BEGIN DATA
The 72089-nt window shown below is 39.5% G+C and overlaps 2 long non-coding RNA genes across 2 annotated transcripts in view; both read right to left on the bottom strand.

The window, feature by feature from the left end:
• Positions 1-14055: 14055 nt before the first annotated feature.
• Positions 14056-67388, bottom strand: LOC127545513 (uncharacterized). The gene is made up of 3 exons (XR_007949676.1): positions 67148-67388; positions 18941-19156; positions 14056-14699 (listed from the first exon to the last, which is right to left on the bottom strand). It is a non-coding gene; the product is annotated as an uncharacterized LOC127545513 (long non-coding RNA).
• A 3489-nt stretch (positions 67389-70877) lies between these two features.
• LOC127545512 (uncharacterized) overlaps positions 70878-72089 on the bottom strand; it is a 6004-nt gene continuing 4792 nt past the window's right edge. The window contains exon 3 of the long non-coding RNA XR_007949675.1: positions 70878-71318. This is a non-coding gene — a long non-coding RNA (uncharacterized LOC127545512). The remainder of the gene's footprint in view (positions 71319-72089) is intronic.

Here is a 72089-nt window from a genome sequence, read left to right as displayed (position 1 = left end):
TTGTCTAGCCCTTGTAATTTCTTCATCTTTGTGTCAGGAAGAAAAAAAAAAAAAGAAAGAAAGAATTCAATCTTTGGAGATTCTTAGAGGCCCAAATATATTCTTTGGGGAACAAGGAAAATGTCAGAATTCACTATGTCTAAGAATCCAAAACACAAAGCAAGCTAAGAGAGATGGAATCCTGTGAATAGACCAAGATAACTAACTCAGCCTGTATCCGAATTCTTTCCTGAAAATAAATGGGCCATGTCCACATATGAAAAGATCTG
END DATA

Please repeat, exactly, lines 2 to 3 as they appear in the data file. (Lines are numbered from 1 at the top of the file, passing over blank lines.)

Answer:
The window, feature by feature from the left end:
• Positions 1-14055: 14055 nt before the first annotated feature.